Monday, November 3, 2014

Ways to Support a Loved One with Alzheimer’s Disease

Caring for a loved one with Alzheimer’s can be challenging as their condition progresses and leads to more changes in their memory and behavior. Making modifications to smooth transitions and help them to remain as independent as possible can be beneficial and enhance care. There are many ways in which you can support your senior:

·         Write down important information in an easily accessible place: As their memory begins to slip, it can be more difficult to remember essential information. Post a list on the refrigerator or right next to the phone of contact numbers, medication information, or other important details. Not only does this make it easier for your senior to find, but should someone visit and need to contact you, the information is easily accessible. You can also write down simple directions such as how to operate the television or DVD player in case they need a quick reminder.

·         Make labels for drawers and cabinets: This serves as a visual cue of where things are located and can cut down on frustration of locating or putting away various items. You could use words, pictures, or both.

·         Set reminders: Use a phone or other device to set reminders that alert your loved one of when it is time to take medication or if they have an upcoming appointment. This can keep them to better manage their medication and not miss out on appointments or events. If they have become disoriented to time or date, this can be especially helpful and help steer them back to the present.

·         Follow routines: People with Alzheimer’s may get more easily frustrated and confused. Try to follow structured routines so they get into the habit of doing certain things, or when things occur. This can make transitions easier and help them to more easily recall what comes next because it is a repetitive action. Creating a routine also reduces the need for your senior to have to make decisions.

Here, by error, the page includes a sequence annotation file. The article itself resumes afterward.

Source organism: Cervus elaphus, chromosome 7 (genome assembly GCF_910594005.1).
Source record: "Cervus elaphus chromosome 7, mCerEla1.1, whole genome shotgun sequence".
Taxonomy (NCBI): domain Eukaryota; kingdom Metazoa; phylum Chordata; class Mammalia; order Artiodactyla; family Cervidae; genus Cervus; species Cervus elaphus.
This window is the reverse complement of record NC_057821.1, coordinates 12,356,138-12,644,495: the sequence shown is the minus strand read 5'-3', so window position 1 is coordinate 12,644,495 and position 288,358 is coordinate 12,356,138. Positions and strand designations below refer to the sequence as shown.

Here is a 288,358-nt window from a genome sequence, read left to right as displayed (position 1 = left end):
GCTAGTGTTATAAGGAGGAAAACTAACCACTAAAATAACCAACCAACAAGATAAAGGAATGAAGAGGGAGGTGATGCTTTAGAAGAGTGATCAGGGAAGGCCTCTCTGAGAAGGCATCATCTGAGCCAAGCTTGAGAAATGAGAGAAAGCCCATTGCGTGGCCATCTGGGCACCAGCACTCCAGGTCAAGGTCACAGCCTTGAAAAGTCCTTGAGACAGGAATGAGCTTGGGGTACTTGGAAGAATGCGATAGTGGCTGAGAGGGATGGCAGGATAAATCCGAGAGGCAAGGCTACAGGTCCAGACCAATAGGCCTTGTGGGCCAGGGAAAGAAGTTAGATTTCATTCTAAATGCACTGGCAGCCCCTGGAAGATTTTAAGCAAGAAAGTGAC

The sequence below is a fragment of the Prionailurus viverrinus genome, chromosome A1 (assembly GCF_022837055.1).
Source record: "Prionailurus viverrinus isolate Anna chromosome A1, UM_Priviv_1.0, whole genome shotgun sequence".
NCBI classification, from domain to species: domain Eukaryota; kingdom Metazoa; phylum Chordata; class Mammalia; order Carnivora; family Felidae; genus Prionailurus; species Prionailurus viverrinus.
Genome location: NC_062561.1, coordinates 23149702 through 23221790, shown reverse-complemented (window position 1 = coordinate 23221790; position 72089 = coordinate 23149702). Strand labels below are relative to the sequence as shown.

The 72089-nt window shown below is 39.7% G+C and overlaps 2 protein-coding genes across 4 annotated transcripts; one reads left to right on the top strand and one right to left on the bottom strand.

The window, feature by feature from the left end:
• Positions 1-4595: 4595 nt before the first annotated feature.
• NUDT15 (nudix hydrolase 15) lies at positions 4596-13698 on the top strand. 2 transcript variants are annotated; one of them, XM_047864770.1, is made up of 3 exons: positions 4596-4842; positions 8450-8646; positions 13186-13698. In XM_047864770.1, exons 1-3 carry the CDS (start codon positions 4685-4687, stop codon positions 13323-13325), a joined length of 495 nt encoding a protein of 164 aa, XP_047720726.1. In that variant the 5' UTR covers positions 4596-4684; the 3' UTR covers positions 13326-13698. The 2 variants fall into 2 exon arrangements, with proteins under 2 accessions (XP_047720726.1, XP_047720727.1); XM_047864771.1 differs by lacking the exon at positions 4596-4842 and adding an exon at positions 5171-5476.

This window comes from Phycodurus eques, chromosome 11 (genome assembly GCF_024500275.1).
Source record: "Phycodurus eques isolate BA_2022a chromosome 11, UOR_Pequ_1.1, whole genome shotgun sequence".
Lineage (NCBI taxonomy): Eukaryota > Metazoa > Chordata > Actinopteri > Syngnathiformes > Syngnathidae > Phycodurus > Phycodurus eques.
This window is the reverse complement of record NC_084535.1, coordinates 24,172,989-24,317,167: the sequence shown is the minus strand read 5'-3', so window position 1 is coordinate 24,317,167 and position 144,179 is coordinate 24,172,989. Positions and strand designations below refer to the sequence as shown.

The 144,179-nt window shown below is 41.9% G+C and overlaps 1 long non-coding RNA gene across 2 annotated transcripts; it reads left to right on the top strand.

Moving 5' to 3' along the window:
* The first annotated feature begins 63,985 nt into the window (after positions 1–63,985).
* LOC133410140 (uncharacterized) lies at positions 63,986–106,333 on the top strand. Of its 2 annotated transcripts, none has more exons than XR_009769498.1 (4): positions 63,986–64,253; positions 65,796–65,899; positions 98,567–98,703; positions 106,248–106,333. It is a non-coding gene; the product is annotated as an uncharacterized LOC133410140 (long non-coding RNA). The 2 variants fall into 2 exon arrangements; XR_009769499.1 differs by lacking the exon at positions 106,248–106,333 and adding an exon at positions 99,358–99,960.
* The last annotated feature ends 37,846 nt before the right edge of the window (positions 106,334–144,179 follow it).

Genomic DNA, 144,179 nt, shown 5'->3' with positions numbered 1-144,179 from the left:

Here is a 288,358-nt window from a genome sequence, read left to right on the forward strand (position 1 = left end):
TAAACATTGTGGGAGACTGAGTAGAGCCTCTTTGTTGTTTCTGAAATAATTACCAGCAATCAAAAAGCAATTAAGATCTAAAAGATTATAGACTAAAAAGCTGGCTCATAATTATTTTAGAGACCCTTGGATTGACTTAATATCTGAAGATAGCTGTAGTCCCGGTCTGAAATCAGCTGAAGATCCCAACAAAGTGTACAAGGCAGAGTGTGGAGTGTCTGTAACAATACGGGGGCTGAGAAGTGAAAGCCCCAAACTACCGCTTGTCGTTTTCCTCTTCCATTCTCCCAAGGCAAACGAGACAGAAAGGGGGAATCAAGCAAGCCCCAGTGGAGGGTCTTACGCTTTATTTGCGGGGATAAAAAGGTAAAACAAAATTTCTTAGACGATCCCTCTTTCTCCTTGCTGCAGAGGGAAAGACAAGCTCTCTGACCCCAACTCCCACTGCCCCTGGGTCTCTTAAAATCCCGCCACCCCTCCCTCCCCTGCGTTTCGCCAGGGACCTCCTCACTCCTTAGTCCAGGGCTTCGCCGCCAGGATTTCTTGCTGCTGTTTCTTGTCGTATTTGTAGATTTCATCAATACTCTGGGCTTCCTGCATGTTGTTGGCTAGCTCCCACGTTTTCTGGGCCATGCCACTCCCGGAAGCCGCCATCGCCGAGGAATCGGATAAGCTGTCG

·         Stay active: Remaining social and physically active can help to boost mental alertness and mood. Plan activities for your loved one to participate in, or schedule regular outings together. This can reduce mental decline and improve mobility and dexterity.

·         Remain calm: It can be frustrating to have to repeat yourself or answer the same questions over and over again when your loved one’s memory is fading. Try to be patient and remain calm, especially if your senior is getting agitated. Bring up happy memories, redirect them to something they enjoy, and keep things as stress-free as possible. The more you understand your loved one, the easier it can be to make connections and work with them as things change.

Don’t be afraid to reach out for support or ask for help if you need it. Through in-home care and other services, you can ensure that your loved one stays safe and gets the help that they need. Joining a support group for caregivers can allow you to connect with others going through similar situations. Simple changes can help both you and your loved one to enjoy the time you spend together and support them in maintaining their independence as much as possible.

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